In this telling Monk emerges as (not least) a heroic African-American Emersonian at the keyboard. Monk’s insistence that “the piano ain’t got no wrong notes!” resonates with Emerson’s war on conformity and consistency. Monk’s stubborn, self-sacrificing attachment to his own aesthetic summons up Emerson’s “trust thyself” wisdom, and his advice that “a man should learn to detect and watch that gleam of light which flashes across his mind from within.” “To believe your own sound,” (paraphrasing “Self-Reliance”) “… that is genius.” Monk knew.

One of Robin Kelley’s many arguments with the received wisdom on Monk is that, though he was the house pianist at Minton’s Playhouse in Harlem after 1941, and a cornerstone of the regeneration of jazz at mid-century, he belongs to no genre, no “period.”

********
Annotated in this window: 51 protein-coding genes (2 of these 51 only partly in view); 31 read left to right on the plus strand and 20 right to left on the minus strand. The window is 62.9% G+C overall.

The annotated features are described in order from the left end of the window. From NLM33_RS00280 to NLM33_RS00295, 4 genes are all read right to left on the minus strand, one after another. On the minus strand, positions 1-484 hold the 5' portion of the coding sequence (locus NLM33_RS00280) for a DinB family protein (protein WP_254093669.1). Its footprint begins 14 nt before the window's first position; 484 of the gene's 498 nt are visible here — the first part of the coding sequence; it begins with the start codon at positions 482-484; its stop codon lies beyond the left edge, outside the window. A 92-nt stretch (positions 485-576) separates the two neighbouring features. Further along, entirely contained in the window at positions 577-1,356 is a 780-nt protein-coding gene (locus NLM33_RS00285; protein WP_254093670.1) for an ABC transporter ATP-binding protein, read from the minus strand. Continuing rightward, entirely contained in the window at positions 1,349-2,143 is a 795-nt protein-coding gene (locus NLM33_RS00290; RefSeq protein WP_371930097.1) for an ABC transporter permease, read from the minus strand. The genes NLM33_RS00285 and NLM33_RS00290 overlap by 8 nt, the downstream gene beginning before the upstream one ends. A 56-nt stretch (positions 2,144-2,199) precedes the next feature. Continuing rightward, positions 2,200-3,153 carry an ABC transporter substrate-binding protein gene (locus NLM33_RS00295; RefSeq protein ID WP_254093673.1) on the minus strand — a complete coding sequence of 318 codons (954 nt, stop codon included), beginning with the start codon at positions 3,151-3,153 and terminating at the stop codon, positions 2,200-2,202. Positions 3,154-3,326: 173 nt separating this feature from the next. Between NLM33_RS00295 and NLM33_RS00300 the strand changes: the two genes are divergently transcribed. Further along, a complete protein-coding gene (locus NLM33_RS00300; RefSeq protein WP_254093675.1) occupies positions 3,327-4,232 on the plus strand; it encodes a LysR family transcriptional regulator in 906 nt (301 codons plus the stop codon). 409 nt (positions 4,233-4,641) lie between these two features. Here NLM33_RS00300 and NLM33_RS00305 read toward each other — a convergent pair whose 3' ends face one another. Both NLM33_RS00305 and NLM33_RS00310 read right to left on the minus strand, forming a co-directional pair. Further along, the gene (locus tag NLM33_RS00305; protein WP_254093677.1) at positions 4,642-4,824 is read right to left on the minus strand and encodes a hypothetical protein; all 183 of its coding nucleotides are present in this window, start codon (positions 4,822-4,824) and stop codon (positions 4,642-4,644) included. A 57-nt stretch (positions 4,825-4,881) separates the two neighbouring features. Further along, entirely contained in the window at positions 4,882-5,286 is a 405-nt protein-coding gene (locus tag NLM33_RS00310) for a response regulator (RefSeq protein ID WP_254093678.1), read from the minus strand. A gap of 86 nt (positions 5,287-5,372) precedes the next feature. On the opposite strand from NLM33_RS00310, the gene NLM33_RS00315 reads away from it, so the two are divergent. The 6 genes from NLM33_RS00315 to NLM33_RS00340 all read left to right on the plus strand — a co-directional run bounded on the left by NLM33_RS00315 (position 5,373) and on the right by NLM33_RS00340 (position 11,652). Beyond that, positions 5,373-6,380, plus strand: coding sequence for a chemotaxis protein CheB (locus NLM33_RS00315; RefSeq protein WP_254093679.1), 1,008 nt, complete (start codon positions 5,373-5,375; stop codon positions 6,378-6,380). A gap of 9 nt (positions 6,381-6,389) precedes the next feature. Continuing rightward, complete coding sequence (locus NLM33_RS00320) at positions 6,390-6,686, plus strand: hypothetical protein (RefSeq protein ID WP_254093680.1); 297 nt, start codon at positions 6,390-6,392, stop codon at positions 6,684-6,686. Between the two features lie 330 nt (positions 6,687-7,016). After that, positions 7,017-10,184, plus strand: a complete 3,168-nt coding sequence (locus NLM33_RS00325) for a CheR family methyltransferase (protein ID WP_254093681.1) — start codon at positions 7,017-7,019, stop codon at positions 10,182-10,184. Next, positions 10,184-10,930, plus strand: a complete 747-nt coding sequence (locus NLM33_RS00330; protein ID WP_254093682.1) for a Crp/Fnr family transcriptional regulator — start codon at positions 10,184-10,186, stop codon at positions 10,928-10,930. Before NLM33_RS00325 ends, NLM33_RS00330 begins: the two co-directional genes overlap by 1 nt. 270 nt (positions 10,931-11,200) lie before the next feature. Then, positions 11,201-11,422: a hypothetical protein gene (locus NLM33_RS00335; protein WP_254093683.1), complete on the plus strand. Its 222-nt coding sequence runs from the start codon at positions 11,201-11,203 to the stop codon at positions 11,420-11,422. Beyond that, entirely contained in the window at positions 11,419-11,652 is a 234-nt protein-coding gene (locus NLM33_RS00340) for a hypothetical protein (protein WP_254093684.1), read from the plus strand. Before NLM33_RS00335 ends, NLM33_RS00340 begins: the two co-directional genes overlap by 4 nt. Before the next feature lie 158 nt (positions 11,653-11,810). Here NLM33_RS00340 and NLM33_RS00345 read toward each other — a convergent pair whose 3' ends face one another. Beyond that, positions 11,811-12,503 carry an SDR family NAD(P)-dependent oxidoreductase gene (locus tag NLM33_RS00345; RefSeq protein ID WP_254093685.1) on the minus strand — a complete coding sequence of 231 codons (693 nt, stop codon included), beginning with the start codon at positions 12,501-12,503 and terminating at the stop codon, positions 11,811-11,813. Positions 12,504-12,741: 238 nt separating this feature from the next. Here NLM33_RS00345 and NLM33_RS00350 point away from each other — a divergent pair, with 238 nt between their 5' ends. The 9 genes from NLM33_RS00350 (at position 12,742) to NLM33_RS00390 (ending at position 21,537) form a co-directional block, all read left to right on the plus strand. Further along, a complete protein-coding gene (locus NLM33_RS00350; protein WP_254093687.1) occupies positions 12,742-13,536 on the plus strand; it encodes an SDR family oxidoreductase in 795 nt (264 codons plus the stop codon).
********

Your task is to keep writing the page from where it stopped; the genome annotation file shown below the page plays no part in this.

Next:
I kind of break with tradition: I don’t see him as part of the bebop movement. I see his harmonic ideas as being fundamental to so-called bebop, but he wasn’t really out of that. He spent more time in the early forties hanging out in these old piano parlors, at James P. Johnson’s house, with the great stride pianists up in Harlem at that time, Clarence Profit, Willie “The Lion” Smith… He learned piano from an African-American woman who lived in his neighborhood named Alberta Simmons. Nobody’d ever heard of her until my book. She was a fabulous stride pianist. She was part of the Clef Club. She knew Eubie Blake and Willie “The Lion” and all these cats. And so, he grew up playing that and maintaining the old stride piano style because of three things.